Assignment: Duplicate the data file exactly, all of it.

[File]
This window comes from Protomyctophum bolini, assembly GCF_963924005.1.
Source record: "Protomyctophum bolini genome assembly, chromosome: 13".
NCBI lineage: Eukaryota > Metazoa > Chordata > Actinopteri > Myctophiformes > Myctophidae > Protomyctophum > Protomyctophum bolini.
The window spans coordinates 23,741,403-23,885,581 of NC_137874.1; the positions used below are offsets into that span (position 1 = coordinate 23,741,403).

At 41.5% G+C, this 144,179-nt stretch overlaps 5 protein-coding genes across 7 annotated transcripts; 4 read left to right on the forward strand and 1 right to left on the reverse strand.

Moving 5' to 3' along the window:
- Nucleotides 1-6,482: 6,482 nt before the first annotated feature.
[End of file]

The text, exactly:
This window comes from Protomyctophum bolini, assembly GCF_963924005.1.
Source record: "Protomyctophum bolini genome assembly, chromosome: 13".
NCBI lineage: Eukaryota > Metazoa > Chordata > Actinopteri > Myctophiformes > Myctophidae > Protomyctophum > Protomyctophum bolini.
The window spans coordinates 23,741,403-23,885,581 of NC_137874.1; the positions used below are offsets into that span (position 1 = coordinate 23,741,403).

At 41.5% G+C, this 144,179-nt stretch overlaps 5 protein-coding genes across 7 annotated transcripts; 4 read left to right on the forward strand and 1 right to left on the reverse strand.

Moving 5' to 3' along the window:
- Nucleotides 1-6,482: 6,482 nt before the first annotated feature.